Is it possible? Do they make a jig like they do for table saws? If not,
would one of those jigs fit on a cheap $99.99 table saw? That would be
about all I would use the table saw for. I love my RAS and wouldn't part
with it for love or money. It's a Craftsman, about 40 years old and does
Sure, it's possible. Haven't seen a jig made specifically for a RAS,
so you may have to make a custom jig that'll index your previous cut,
and specific to your project dimensions, or it'll have to be
adjustable in height. G'luck. Tom
You can find plenty of plans for a box joint jig online but I don't
see how it could be done on a RAS.
The way they normally work on a TS is the jig rides in the miter slot
and you move the boards after you cut each pin.
don't own a RAS but can't see how you could do this without having the
table way below the blade (the length of the longest side of your
When you're done put your video on youtube.
On Fri, 3 Apr 2009 06:35:16 -0700 (PDT), Limp Arbor
In the supplemental manual that came with my RAS in 1972 they talked
about an auxiliary table for several tasks. Box joints was one of
them. I made a couple of box joint projects with mine back then, but I
wasn't thrilled with them.
They came out okay, but the operation isn't as precise as it would be
on a table saw or router table. It depends on the pitch of the
elevation screw (each crank of the handle equals 1/8") and the kerf of
the saw blade used. There's an inherent lack of precision in cranking
up or down precisely one revolution, and I don't think there are that
many saw blades whose kerf is exactly .125". Consequently, error is
introduced at each succeeding joint.
I consider myself lucky that the joints came out as good as they did.
But the imprecision bothered me (as well as the "incovenience" of an
auxiliary table) and I never did another.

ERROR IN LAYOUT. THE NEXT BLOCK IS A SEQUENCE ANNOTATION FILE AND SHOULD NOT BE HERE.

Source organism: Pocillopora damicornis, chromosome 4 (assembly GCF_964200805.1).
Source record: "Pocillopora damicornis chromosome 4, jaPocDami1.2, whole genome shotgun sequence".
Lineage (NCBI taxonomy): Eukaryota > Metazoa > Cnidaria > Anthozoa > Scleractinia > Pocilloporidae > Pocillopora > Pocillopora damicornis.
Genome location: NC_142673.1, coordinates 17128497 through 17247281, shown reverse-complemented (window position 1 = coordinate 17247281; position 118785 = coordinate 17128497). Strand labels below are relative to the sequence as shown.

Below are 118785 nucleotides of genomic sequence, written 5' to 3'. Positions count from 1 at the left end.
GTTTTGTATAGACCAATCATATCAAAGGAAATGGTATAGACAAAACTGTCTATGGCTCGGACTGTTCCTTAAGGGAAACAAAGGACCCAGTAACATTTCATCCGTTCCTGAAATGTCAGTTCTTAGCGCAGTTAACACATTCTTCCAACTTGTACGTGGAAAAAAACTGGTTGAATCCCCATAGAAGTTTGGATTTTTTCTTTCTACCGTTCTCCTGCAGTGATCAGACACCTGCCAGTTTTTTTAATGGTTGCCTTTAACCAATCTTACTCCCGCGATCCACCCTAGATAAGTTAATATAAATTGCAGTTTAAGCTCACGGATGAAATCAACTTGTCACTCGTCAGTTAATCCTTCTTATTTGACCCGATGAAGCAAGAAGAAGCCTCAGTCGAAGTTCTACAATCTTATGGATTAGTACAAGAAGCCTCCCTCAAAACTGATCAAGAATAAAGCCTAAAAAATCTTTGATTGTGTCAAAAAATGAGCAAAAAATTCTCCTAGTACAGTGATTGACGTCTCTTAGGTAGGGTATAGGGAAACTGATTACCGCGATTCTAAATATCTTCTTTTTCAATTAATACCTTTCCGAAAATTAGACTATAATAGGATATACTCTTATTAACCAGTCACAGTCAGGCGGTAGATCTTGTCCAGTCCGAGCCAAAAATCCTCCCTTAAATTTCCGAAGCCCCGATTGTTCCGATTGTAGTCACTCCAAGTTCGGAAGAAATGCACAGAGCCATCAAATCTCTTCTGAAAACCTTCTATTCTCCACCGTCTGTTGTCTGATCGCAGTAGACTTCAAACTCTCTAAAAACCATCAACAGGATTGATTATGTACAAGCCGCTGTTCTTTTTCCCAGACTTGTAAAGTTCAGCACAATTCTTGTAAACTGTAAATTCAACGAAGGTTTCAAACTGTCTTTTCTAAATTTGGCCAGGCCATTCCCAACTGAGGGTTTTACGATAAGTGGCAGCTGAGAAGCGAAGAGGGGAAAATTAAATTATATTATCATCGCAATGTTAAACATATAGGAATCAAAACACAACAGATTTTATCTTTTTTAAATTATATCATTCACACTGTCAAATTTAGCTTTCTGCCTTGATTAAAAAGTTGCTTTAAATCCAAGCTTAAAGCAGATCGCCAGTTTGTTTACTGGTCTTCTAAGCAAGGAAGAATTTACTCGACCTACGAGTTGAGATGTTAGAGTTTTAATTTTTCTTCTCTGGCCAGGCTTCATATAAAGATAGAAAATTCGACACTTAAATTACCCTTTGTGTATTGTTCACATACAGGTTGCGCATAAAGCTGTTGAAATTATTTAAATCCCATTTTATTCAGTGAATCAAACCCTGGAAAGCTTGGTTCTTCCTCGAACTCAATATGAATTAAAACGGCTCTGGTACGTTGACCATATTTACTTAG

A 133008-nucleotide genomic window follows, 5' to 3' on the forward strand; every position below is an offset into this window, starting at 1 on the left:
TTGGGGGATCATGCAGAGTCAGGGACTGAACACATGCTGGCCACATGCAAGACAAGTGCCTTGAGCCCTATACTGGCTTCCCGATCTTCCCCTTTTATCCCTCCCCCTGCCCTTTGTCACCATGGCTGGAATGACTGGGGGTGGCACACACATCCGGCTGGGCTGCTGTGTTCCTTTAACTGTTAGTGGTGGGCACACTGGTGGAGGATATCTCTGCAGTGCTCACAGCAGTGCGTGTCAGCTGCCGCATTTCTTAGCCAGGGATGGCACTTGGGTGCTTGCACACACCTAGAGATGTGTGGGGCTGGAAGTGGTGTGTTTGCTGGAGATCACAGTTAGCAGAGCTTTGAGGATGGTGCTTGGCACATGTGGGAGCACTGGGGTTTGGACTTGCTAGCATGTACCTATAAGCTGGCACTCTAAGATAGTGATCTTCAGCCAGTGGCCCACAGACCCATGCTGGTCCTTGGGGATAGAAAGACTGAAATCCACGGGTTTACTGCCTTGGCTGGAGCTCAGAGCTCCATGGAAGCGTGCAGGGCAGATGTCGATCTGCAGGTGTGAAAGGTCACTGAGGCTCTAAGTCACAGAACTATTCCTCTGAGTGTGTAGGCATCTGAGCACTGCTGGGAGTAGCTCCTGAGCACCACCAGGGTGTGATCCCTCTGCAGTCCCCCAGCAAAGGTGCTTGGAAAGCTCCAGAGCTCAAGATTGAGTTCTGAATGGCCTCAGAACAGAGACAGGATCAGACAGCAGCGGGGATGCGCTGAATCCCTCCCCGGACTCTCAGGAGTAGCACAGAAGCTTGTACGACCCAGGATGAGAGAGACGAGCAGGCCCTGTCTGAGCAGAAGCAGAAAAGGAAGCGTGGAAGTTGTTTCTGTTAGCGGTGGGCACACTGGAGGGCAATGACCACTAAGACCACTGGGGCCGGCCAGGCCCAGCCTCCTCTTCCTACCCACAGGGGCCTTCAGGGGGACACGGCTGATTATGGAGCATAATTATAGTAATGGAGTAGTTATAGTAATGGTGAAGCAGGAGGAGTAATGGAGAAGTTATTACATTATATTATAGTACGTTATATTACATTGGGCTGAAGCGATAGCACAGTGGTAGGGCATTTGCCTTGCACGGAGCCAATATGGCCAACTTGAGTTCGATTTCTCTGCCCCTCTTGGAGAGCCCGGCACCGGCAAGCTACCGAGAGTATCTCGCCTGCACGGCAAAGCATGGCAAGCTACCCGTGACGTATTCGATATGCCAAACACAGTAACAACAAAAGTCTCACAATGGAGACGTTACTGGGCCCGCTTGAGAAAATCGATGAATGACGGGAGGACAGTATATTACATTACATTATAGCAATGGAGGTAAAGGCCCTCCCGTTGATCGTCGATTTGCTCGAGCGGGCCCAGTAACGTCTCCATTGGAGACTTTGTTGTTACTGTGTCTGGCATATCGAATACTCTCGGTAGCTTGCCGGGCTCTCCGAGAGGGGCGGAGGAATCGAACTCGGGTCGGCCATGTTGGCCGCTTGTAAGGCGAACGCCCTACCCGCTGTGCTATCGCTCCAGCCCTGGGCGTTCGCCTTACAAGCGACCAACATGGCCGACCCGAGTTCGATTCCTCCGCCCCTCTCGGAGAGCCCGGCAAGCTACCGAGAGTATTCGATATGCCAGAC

On a table saw or router, the only precision needed is setting up the
registration pin. Every step from that point is based solely on that
pin, because the actual kerf dimension is immaterial (and the size of
the pin is based on it) and no cranking of the blade/bit is involved.
It's one variable (easily managed) instead of three.
Of course maybe there was something about my RAS I didn't understand.
Having had a RAS I agree that some things are inherently inacurate.
However, I found that the vertical inacuracy was simple to overcome --
Always lower the blade more than intended and then raise the blade to the desired depth of cut.
Horizontal is another matter - usually one has to disassemble the arm to get at and tighten the cams that control lateral play. For me, a real PITA.
Jigs can be made and temporarily attached to the backboard on the RAS to control where the joint is to be cut. For me the real problem was in control of the wood to ensure an accurate location for the cut. It can be done but "t'aint easy McGee".
P D Q
jigging up the RAS may well be possible, but so is attaching glider wings to
a camel. it's not a practicable proposition though I'm sure you could do it
to win a bet..
Get a cheap Chiwanese router, bolt it to the top inside of a box with a
straight bit stuck up through the box top. (plunge it to make a nice
Make a sled that rides on the box top - a pair of sides hanging down from the
sled base so the whole thing can slide across the box top with no lateral
Jig up the slidiing sled on the mini router table you have just made with a
back fence and a pin to "locate the last slot you made" in the manner of any
one of the various box joint jigs published on the 'net.
Make whatever improvements you deem necessary - making the box skeletal with
holes for airflow, collett access etc. may be a good thing in most cases.
-and keep the whole thing as a dedicated box maker OR remove the router if
you wish, but if you are seriously contemplating buying a ts JUST to make BJs
with (!) then I'd seriously consider the dedicated powered box approach
instead and leave the router where it is.
The router doesn't have to be great or have loads of features as long as it
has no appreciable lateral play and has no random auto height adjustment.
Cheaper the better.
On Fri, 3 Apr 2009 17:37:26 +0100, LRod wrote
I'm a big proponent of the RAS, but I'd stick w/ the TS for this purpose
I think...(I've never seriously considered the task w/ the RAS, it's one
that just naturally fits the TS)
On _short_ reflection (only while writing this), I think only reason I'd
go at it w/ the RAS would be for one of the typical reasons the RAS
excels--if the material is quite large so moving it is more difficult.
I guess I'd basically do the same kind of thing as w/ the TS except make
the registration block to affix to the RAS table if were to tackle it.
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